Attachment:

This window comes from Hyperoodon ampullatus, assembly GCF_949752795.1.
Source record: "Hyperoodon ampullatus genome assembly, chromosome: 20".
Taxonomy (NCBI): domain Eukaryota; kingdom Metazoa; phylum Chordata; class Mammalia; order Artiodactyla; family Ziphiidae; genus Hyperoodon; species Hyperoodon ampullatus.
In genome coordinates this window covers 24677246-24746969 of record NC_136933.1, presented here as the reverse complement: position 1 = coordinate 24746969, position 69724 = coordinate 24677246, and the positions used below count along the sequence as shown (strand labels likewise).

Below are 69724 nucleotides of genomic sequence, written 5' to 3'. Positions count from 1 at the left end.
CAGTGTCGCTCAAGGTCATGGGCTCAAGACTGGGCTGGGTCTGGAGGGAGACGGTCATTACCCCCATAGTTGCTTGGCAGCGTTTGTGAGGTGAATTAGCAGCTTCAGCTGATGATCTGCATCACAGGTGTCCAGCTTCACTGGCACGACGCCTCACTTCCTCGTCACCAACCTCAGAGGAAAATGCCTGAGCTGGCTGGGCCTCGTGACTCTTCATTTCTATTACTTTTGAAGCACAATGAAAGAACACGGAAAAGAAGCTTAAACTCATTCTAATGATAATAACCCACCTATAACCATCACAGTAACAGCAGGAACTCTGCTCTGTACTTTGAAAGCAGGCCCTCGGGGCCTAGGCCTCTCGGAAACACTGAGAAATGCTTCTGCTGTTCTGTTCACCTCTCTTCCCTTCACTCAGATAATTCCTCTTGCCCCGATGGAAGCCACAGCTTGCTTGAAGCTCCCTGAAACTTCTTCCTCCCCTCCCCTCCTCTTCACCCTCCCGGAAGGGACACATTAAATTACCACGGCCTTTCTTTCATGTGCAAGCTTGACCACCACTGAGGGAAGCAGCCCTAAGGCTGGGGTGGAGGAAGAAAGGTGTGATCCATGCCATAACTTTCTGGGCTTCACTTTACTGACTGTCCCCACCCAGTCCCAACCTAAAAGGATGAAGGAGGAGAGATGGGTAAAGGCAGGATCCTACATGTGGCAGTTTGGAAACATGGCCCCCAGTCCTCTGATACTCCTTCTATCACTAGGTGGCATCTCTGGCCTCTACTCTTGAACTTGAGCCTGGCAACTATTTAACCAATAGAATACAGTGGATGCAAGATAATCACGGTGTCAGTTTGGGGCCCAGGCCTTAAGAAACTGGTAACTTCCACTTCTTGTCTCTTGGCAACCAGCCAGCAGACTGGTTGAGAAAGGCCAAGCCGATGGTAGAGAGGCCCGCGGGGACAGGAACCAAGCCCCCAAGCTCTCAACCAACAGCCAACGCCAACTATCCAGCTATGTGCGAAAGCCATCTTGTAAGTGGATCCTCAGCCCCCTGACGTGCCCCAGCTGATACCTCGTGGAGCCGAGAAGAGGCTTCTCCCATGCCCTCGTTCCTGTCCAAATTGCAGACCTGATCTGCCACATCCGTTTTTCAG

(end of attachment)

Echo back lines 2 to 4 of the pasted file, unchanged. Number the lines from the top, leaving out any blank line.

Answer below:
Source record: "Hyperoodon ampullatus genome assembly, chromosome: 20".
Taxonomy (NCBI): domain Eukaryota; kingdom Metazoa; phylum Chordata; class Mammalia; order Artiodactyla; family Ziphiidae; genus Hyperoodon; species Hyperoodon ampullatus.
In genome coordinates this window covers 24677246-24746969 of record NC_136933.1, presented here as the reverse complement: position 1 = coordinate 24746969, position 69724 = coordinate 24677246, and the positions used below count along the sequence as shown (strand labels likewise).